8 Grocery Items You Should Stop Buying


If you love food (and who doesn’t?), a trip to the supermarket can be a glorious thing — zipping up and down the brightly lit aisles, grabbing items from bountiful shelves and eagerly anticipating digging in.

But it can just as easily be a stressful experience, full of [price comparisons, wading through difficult-to-understand ingredients lists and the eternal struggle to pick out the best product from a shelf of seemingly identical items.

There are, however, some grocery items that might be better to avoid entirely. Some contain unexpected and undesirable ingredients, some don’t provide the nutrients you may be expecting, some are way more expensive to buy than to make at home, and most of them are vastly inferior to a fresh version prepared in the comfort of your own kitchen.

1. Bottled water and soda


You can buy bottled water and soda cheaply, and in case you haven’t been paying attention, plastic is making our planet very sad. Do Mother Earth a favor and buy some sort of eco-friendly water filtration system so that you can have clean-tasting water without creating unnecessary waste.

Water filter pitchers and bottles aren’t all that expensive, and you can [buy them practically anywhere. Or just drink tap water. As for soda, it may be more economical to make your own at home using or a similar device.

2. Canned fruit and vegetables


If you have access to fresh or frozen fruits and vegetables, those really are the better-for-you options. Canned vegetables sometimes have a really high sodium content, and canned fruit is often swimming in sugar syrup, so if you’re using them in lieu of the fresh stuff, you might be missing out on a lot of their natural goodness.

Of course, if there’s no other option, a meal made from canned goods is not going to cause irreparable harm, but try not to make canned fruits and vegetables the center of every meal.

3. Frozen and canned pasta


The convenience of warming up a frozen pasta dish in a matter of minutes via microwave is pretty incredible, but most are loaded with fat and sodium. It doesn’t really take that long to boil noodles and make your own sauce (or use some from the store if you must), and it tastes a million times better.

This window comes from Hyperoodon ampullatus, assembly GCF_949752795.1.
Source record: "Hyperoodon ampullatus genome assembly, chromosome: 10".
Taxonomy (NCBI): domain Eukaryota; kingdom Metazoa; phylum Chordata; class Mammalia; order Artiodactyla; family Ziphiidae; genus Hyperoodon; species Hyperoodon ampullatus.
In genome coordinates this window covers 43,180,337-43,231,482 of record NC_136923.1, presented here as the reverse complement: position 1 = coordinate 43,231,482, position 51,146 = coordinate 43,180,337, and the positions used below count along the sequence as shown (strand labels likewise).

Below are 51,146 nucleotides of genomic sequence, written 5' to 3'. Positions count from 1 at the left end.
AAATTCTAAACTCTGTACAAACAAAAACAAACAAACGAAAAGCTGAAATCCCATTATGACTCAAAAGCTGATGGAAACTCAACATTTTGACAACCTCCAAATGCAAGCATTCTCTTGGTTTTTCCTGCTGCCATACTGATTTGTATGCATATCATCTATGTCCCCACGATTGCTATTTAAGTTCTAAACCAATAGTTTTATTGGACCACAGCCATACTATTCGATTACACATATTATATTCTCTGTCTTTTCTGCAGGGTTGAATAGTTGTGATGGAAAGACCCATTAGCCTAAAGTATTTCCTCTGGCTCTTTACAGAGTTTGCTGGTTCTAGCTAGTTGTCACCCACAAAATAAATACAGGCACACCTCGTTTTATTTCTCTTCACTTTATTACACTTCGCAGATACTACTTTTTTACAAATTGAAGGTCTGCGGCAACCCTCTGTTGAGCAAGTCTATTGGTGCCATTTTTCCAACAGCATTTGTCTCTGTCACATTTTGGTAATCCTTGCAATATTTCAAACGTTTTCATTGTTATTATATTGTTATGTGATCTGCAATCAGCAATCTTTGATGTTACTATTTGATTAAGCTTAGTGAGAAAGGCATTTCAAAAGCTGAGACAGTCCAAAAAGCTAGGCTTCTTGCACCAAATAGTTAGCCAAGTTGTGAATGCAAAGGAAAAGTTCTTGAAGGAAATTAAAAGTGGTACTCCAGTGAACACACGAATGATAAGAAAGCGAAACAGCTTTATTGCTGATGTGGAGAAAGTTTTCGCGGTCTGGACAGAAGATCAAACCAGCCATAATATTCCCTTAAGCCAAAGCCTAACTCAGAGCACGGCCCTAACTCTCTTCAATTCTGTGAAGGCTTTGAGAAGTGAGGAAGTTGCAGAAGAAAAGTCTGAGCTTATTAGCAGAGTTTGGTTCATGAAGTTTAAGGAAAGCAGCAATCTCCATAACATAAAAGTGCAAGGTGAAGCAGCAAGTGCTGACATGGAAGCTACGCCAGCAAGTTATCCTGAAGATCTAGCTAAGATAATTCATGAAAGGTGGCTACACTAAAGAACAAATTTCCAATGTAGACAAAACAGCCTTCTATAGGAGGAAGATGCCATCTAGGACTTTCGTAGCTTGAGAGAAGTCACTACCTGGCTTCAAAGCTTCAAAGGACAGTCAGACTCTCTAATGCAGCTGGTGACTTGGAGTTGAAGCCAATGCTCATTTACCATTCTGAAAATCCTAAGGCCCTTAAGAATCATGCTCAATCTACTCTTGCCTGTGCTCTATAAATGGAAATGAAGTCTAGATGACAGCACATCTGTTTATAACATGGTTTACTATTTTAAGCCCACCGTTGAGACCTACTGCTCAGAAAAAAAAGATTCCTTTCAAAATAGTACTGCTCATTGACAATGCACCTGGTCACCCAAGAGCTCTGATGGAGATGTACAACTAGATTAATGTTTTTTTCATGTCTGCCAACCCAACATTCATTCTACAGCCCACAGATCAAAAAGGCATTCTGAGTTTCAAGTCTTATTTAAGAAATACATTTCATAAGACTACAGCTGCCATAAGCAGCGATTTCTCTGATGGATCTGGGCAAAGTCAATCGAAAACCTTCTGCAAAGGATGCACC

4. Hot bar items


Most places that offer hot bars make you pay by the pound — and that’s where they get you. While you may not think your food is that heavy, you’ll end up shelling out a lot more than if you were to just prepare that same food yourself.

Oh, and eating from buffet-style hot bars increases your risk of developing foodborne illness. No thank you.

5. Pre-cut fruit and vegetables


It’s easy to cut your own fruit and veg, and doing so allows you to choose produce that’s actually ripe and delicious. The pre-cut packages of fruit and vegetables may seem tempting as you walk into a brightly colored supermarket, but they are overpriced and basically just a waste of money.

6. Premade salads


Premade salads are great because you don’t need to buy leafy greens and toppings separately (or do any chopping), but nine times out of 10 you’re overpaying for something you could prepare in the blink of an eye. You don’t know how long it’s been on the shelf, its container is a waste of plastic, and even if the label says “triple washed,” that doesn’t mean its safety can be completely guaranteed. This goes for salads that aren’t actually salad, too.

7. Salad dressings


Here we go again with unnecessary ingredients. It’s pretty common knowledge these days that a lot of salad dressings are masquerading as healthy but actually contain refined vegetable oils, preservatives, stabilizers, artificial food coloring and lots of sugar. Once you learn the basic salad dressing ratio — two to three parts oil to one part acid — you’ll be able to throw together delicious dressing in no time at all.

8. Sandwiches


A sandwich is practically the easiest meal to prepare on the face of the Earth — and have you ever even had one from the store that’s as good or better than one that’s homemade? For the price of whatever you’re paying for one sandwich at the market, you can just buy all of the ingredients and increase the number of sandwiches you end up with. And when you make it at home, you can control the ingredient ratio and its freshness will be guaranteed. Nobody likes an hours-old tuna sandwich on soggy white bread.

Source: MSN